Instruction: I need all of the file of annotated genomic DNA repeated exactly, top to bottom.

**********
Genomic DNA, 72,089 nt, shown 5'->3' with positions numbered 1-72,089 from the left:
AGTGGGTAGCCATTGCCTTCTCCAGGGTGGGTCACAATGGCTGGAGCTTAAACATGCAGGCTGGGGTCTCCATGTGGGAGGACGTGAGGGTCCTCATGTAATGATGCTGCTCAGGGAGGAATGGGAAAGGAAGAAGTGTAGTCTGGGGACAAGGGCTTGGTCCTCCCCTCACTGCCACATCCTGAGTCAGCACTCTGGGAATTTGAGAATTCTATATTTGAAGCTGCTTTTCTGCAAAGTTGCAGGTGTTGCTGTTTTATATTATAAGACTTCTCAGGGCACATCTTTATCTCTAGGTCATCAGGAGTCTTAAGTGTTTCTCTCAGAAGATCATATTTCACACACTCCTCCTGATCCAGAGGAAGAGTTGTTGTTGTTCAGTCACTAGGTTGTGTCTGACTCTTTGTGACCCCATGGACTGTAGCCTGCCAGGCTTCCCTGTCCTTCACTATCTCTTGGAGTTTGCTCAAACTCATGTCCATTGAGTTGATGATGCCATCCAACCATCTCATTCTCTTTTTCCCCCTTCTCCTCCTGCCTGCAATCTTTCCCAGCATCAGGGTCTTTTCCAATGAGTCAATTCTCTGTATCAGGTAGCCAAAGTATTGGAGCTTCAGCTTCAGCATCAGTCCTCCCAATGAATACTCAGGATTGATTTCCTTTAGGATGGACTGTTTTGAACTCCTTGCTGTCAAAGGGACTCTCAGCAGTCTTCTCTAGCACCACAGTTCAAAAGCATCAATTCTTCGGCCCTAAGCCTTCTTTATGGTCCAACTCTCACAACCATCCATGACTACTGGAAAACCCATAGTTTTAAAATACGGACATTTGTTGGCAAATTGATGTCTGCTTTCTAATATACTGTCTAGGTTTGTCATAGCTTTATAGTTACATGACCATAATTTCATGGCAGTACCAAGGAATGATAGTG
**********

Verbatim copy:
Genomic DNA, 72,089 nt, shown 5'->3' with positions numbered 1-72,089 from the left:
AGTGGGTAGCCATTGCCTTCTCCAGGGTGGGTCACAATGGCTGGAGCTTAAACATGCAGGCTGGGGTCTCCATGTGGGAGGACGTGAGGGTCCTCATGTAATGATGCTGCTCAGGGAGGAATGGGAAAGGAAGAAGTGTAGTCTGGGGACAAGGGCTTGGTCCTCCCCTCACTGCCACATCCTGAGTCAGCACTCTGGGAATTTGAGAATTCTATATTTGAAGCTGCTTTTCTGCAAAGTTGCAGGTGTTGCTGTTTTATATTATAAGACTTCTCAGGGCACATCTTTATCTCTAGGTCATCAGGAGTCTTAAGTGTTTCTCTCAGAAGATCATATTTCACACACTCCTCCTGATCCAGAGGAAGAGTTGTTGTTGTTCAGTCACTAGGTTGTGTCTGACTCTTTGTGACCCCATGGACTGTAGCCTGCCAGGCTTCCCTGTCCTTCACTATCTCTTGGAGTTTGCTCAAACTCATGTCCATTGAGTTGATGATGCCATCCAACCATCTCATTCTCTTTTTCCCCCTTCTCCTCCTGCCTGCAATCTTTCCCAGCATCAGGGTCTTTTCCAATGAGTCAATTCTCTGTATCAGGTAGCCAAAGTATTGGAGCTTCAGCTTCAGCATCAGTCCTCCCAATGAATACTCAGGATTGATTTCCTTTAGGATGGACTGTTTTGAACTCCTTGCTGTCAAAGGGACTCTCAGCAGTCTTCTCTAGCACCACAGTTCAAAAGCATCAATTCTTCGGCCCTAAGCCTTCTTTATGGTCCAACTCTCACAACCATCCATGACTACTGGAAAACCCATAGTTTTAAAATACGGACATTTGTTGGCAAATTGATGTCTGCTTTCTAATATACTGTCTAGGTTTGTCATAGCTTTATAGTTACATGACCATAATTTCATGGCAGTACCAAGGAATGATAGTG